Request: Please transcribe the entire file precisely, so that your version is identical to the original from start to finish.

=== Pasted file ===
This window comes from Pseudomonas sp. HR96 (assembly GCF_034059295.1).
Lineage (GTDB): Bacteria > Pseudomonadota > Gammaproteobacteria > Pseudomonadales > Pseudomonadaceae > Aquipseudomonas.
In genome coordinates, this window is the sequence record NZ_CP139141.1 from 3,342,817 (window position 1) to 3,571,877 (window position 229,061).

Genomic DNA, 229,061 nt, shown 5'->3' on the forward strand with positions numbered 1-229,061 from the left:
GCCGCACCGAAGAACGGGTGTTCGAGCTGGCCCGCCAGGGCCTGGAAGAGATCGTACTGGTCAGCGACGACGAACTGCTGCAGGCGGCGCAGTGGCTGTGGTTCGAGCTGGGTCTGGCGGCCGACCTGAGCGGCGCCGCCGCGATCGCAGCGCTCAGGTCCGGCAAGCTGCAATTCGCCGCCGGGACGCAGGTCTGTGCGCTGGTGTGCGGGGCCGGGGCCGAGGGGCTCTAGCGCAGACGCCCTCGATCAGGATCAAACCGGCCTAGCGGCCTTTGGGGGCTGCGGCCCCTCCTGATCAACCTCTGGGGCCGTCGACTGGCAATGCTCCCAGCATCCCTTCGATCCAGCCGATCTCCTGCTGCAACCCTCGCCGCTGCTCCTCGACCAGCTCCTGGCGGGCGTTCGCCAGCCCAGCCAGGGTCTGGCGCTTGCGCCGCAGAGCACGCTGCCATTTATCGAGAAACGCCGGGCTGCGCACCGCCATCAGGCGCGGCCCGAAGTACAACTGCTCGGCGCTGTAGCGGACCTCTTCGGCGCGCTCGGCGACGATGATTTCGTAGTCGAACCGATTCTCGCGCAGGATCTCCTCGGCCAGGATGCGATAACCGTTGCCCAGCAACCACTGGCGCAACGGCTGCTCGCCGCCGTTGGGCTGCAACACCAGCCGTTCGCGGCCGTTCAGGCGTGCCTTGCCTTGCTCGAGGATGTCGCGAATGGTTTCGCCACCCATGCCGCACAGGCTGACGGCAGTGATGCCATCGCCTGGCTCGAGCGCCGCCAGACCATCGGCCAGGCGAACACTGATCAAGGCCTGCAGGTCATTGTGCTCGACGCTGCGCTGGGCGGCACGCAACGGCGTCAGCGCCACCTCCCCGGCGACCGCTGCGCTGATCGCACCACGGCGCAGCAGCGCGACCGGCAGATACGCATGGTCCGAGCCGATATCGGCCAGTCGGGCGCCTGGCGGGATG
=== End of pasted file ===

This window comes from Pseudomonas sp. HR96 (assembly GCF_034059295.1).
Lineage (GTDB): Bacteria > Pseudomonadota > Gammaproteobacteria > Pseudomonadales > Pseudomonadaceae > Aquipseudomonas.
In genome coordinates, this window is the sequence record NZ_CP139141.1 from 3,342,817 (window position 1) to 3,571,877 (window position 229,061).

Genomic DNA, 229,061 nt, shown 5'->3' on the forward strand with positions numbered 1-229,061 from the left:
GCCGCACCGAAGAACGGGTGTTCGAGCTGGCCCGCCAGGGCCTGGAAGAGATCGTACTGGTCAGCGACGACGAACTGCTGCAGGCGGCGCAGTGGCTGTGGTTCGAGCTGGGTCTGGCGGCCGACCTGAGCGGCGCCGCCGCGATCGCAGCGCTCAGGTCCGGCAAGCTGCAATTCGCCGCCGGGACGCAGGTCTGTGCGCTGGTGTGCGGGGCCGGGGCCGAGGGGCTCTAGCGCAGACGCCCTCGATCAGGATCAAACCGGCCTAGCGGCCTTTGGGGGCTGCGGCCCCTCCTGATCAACCTCTGGGGCCGTCGACTGGCAATGCTCCCAGCATCCCTTCGATCCAGCCGATCTCCTGCTGCAACCCTCGCCGCTGCTCCTCGACCAGCTCCTGGCGGGCGTTCGCCAGCCCAGCCAGGGTCTGGCGCTTGCGCCGCAGAGCACGCTGCCATTTATCGAGAAACGCCGGGCTGCGCACCGCCATCAGGCGCGGCCCGAAGTACAACTGCTCGGCGCTGTAGCGGACCTCTTCGGCGCGCTCGGCGACGATGATTTCGTAGTCGAACCGATTCTCGCGCAGGATCTCCTCGGCCAGGATGCGATAACCGTTGCCCAGCAACCACTGGCGCAACGGCTGCTCGCCGCCGTTGGGCTGCAACACCAGCCGTTCGCGGCCGTTCAGGCGTGCCTTGCCTTGCTCGAGGATGTCGCGAATGGTTTCGCCACCCATGCCGCACAGGCTGACGGCAGTGATGCCATCGCCTGGCTCGAGCGCCGCCAGACCATCGGCCAGGCGAACACTGATCAAGGCCTGCAGGTCATTGTGCTCGACGCTGCGCTGGGCGGCACGCAACGGCGTCAGCGCCACCTCCCCGGCGACCGCTGCGCTGATCGCACCACGGCGCAGCAGCGCGACCGGCAGATACGCATGGTCCGAGCCGATATCGGCCAGTCGGGCGCCTGGCGGGATG